Cambridge Zero Carbon Society march through town on TuesdayEmily Wood

It’s a cliché that the role of journalism, at a student or national level, is to hold institutions and powerful figures to account. Nevertheless, it’s something that we try to keep here at Varsity. Hopefully that’s been apparent over the past few weeks, with our coverage of the staffing shortage at the University Counselling Service and subsequent cover-up, and the University’s last minute installation of their own choice of chairperson at a PalSoc event to choose just two examples from the last edition.

This impulse seems to be spreading into the wider University community. Cambridge Zero Carbon Society have long been putting pressure on the University to withdraw its investments from fossil fuel companies. Yet in the wake of the release of the Paradise Papers, their campaigning has taken on an added urgency. The accounts make clear precisely where, as in what fossil fuel companies, the University is putting its money. For those wanting to hold powers to account, the job seems to have been made easier.

Nor is this sentiment confined to students. A number of fellows submitted a request for the University Council to hold a discussion on the University’s investments, and in response the Vice-Chancellor has agreed that the resulting discussion will be open to all students and staff of the University. If you’re inclined to go along and see said democratic accountability in action, then do keep yourself informed by reading our report on the march in News, as well as Khem Rogaly’s case for divestment in Comment.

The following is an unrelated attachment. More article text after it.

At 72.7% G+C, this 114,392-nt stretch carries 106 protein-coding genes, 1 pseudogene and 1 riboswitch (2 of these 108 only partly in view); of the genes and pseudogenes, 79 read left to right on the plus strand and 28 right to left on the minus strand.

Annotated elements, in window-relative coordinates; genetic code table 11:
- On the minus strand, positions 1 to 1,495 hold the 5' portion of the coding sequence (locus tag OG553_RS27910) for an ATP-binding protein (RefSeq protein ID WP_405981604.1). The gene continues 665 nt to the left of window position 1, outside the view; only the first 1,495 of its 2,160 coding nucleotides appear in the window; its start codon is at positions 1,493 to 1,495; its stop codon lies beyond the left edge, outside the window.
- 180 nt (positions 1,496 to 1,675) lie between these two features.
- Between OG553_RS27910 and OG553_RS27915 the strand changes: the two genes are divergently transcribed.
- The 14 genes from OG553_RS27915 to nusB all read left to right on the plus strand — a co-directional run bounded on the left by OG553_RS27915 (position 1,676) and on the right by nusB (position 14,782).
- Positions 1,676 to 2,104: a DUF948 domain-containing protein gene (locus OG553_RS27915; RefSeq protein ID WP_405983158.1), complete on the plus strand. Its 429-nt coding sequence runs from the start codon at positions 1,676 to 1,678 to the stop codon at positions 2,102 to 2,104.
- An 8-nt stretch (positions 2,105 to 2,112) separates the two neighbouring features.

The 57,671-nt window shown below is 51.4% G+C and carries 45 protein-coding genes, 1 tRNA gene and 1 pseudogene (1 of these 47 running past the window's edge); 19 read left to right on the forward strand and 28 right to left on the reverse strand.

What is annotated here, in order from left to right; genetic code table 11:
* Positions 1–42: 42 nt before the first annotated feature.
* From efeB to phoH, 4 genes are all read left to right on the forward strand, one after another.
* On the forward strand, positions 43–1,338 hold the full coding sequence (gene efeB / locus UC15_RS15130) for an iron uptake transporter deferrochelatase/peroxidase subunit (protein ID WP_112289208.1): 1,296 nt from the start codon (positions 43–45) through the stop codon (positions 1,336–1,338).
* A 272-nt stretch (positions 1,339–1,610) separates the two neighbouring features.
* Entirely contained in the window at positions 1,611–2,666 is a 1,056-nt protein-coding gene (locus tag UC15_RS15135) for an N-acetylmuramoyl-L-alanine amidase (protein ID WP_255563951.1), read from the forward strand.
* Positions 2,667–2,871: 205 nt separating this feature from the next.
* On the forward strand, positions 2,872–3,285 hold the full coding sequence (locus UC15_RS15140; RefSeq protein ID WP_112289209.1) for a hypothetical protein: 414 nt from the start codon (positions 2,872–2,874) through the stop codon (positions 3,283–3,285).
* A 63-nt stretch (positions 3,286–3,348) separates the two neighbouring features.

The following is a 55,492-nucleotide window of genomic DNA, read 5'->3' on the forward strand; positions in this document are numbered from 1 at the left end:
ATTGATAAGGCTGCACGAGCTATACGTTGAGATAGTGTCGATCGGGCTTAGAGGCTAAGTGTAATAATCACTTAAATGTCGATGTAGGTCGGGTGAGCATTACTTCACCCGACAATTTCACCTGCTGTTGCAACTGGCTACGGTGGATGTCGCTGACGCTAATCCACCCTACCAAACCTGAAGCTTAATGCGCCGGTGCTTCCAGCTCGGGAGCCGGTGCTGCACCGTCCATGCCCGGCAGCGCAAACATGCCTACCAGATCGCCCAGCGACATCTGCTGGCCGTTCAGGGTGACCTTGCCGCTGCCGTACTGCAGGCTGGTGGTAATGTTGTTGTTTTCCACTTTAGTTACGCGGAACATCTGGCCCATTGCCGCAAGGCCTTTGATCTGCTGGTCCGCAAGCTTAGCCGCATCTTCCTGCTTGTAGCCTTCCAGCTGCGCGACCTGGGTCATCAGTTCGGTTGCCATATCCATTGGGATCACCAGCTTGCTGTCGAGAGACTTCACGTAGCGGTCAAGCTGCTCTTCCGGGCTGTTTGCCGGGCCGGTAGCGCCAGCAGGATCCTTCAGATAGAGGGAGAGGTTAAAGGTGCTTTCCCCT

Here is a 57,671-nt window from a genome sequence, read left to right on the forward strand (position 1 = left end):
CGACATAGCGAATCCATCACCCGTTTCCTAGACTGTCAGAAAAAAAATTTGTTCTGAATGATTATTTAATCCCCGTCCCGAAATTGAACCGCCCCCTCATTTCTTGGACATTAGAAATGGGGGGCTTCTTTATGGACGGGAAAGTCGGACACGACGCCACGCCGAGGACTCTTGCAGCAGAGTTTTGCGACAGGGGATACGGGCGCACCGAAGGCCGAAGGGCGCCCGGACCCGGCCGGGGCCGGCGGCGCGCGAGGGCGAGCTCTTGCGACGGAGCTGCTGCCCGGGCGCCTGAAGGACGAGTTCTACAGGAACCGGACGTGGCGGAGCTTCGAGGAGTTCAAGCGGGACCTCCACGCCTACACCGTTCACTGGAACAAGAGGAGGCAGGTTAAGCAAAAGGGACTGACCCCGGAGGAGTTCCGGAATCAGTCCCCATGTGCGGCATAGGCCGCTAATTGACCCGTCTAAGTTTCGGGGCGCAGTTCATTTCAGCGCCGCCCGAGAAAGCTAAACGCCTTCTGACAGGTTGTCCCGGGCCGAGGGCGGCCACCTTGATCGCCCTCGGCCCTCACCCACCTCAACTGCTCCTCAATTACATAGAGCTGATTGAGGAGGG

The idea that people, as well as ancient institutions, need to be held to account appears in other forms throughout the paper. In Comment, Ollie Winters argues that the Facebook page Grudgebridge has turned from a place for light-hearted moaning into something altogether more sinister. Precisely because of its anonymity, Grudgebridge has become a safe space for anyone wanting to publish all kinds of abuse without having to face any kind of responsibility or recriminations for what they want to write.

Elsewhere in this week’s paper, Francesco Anselmetti and Beth Craig-Geen keep the pressure on the University as to their PalSoc decision, arguing that it amounts to more of a crack-down on the much vaunted free speech than any “safe space”. Though these are just a few examples, we hope it is indicative of a wider feeling in the University community. We are told to interrogate and question in our academic work. It’s time to do that outside of the supervision room, too

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